In today’s reading, the women are to instruct the disciples that they will see him in Galilee, their own place and that is where we will expect to see him, too. Galilee is their home ground, the place where they were born, grew up and work. That is where the Risen Jesus is to be found. He is saying the same thing to us too. We do not have to go to Jerusalem or Rome or Lourdes or Fatima to find him. If we cannot find him in the place where we live and work, we won’t find him in those other places either.
(Sacred Space, Monday of Week 1 of Easter 2014) Have a blessed and grace-filled day!

Sunday, April 20, 2014

Boston College Alumni | Reflections for Easter Sunday

I wanted to share with my readers a practical and lovely Easter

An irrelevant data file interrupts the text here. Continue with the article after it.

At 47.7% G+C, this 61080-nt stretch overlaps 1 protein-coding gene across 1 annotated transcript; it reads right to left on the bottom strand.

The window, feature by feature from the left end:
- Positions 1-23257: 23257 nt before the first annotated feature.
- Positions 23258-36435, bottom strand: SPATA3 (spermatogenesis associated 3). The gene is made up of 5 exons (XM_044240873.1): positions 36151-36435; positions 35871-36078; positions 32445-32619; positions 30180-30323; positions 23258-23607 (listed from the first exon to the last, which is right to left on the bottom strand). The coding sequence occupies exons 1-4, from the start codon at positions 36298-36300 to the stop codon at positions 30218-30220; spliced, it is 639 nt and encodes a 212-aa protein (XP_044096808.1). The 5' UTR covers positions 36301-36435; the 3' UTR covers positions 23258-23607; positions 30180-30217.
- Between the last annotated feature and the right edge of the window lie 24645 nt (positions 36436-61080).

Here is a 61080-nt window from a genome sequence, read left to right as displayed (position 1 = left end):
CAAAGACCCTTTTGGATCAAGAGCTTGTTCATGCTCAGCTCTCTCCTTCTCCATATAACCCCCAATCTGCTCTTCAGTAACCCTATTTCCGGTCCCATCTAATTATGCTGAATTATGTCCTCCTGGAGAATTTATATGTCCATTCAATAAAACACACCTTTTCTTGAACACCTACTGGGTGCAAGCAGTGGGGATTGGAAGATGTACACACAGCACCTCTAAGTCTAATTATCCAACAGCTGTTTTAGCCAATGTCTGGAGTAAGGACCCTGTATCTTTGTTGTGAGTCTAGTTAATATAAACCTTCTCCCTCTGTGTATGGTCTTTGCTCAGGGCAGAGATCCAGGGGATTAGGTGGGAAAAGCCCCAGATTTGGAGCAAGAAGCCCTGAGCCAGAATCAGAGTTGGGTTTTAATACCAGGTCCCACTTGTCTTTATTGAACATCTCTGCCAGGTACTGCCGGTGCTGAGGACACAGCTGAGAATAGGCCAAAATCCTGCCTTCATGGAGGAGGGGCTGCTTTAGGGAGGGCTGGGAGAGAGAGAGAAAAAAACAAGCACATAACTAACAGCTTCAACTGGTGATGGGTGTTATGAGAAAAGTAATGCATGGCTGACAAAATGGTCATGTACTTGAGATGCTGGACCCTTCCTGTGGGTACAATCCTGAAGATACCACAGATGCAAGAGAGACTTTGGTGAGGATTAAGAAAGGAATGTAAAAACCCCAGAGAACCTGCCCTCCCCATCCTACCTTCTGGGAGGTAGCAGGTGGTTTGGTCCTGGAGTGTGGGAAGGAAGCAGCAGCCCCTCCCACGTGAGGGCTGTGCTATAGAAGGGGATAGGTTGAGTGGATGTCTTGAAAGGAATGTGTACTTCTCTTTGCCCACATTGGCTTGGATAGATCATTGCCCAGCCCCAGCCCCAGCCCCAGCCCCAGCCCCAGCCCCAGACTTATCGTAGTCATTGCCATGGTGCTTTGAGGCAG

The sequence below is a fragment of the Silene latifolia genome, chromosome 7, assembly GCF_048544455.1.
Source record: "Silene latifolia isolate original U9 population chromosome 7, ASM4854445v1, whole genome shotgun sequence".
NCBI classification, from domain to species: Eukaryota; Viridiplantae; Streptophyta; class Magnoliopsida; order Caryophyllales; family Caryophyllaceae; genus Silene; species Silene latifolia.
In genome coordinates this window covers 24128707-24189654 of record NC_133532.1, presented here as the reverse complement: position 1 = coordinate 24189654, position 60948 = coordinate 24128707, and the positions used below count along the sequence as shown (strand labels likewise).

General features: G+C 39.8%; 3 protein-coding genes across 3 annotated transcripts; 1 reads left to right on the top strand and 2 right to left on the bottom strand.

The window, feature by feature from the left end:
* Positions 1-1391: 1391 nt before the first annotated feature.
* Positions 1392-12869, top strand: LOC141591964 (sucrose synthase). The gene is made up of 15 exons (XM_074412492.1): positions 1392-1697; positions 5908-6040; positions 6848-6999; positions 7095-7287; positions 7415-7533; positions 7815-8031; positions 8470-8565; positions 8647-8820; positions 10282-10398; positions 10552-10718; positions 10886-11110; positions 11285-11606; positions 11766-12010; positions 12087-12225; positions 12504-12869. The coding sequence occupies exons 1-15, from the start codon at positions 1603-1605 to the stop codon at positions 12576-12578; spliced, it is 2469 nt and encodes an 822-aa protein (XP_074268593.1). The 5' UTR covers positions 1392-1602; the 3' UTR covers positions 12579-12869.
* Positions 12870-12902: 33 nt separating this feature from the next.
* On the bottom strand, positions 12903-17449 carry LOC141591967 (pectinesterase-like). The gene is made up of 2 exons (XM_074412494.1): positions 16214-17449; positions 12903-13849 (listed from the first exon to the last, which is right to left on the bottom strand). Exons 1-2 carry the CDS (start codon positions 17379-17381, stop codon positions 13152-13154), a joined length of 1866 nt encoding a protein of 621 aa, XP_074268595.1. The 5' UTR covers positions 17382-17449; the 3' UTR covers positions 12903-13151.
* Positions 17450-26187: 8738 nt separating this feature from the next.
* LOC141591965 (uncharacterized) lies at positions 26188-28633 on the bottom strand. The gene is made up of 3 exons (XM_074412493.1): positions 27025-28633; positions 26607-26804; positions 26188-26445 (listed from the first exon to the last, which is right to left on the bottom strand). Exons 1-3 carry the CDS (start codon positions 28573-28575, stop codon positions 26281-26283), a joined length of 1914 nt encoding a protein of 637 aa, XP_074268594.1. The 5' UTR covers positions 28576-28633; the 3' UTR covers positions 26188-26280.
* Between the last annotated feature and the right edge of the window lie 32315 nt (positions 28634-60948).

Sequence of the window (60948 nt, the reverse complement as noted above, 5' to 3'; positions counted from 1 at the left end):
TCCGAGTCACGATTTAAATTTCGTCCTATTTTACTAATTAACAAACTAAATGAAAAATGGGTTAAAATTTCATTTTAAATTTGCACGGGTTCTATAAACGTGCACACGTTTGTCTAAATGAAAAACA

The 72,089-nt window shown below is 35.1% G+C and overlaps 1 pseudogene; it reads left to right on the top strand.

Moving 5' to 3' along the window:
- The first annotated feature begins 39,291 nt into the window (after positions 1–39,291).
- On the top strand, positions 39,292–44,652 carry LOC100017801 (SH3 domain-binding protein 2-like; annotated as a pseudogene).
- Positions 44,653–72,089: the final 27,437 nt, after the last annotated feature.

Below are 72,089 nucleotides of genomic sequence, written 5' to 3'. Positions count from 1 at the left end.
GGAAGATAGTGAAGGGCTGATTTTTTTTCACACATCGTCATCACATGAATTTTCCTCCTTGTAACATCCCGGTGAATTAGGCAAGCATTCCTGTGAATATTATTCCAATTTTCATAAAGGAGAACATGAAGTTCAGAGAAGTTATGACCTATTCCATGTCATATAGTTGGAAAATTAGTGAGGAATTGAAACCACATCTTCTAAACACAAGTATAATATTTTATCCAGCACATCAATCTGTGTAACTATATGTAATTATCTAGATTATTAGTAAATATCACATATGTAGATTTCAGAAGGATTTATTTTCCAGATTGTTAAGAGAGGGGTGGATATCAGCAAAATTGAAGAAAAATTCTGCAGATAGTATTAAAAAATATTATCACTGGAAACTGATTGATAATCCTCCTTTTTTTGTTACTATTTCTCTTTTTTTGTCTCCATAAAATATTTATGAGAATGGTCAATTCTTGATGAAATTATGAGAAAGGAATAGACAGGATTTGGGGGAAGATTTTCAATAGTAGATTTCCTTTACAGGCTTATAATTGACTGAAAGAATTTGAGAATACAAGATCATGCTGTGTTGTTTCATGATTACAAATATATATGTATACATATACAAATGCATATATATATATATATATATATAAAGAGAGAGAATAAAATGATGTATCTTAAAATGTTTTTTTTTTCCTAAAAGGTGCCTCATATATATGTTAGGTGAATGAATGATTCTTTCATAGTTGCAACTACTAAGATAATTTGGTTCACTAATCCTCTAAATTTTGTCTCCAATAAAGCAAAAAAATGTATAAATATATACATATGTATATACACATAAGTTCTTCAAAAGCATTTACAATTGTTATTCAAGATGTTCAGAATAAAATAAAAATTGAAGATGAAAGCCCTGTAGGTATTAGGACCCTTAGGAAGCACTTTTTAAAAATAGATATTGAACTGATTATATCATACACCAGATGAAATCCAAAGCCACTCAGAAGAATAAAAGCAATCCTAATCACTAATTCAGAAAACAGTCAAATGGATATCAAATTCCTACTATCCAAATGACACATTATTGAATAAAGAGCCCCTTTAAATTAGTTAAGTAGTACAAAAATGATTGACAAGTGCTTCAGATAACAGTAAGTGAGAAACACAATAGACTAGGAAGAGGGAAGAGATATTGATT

reflection from our Boston College Alumni spirituality source:

Boston College Alumni | Reflections for Easter Sunday

Happy Easter! Christ is Risen! Alleluia!

In many Christian cultures the greeting on Easter is: "Christ is risen, Alleluia!" The response is "He is truly risen, alleluia! Christ risen from the dead and living now and forever is what gives us peace and hope. By his dying and rising, Jesus points us to a better life, a live lived like his, spent in love and for love of God and our neighbor. The neighbor is first of all the person who lives next to us in our house. that neighbor may get on our nerves, disappoint us, even contradict us. But, Jesus as Mother Teresa used to say "is hidden in disguise" of that poor one. Poor--maybe spiritually or in manners, or attitude. Nonetheless there is Someone hidden in this person whom I am bound to love. Easter gives us reason to hope, to be energized in doing good. God does not lead us where his grace does not keep us! Have a very blessed Easter Sunday and Easter Season!"

Friday, April 18, 2014

Why Call It Good?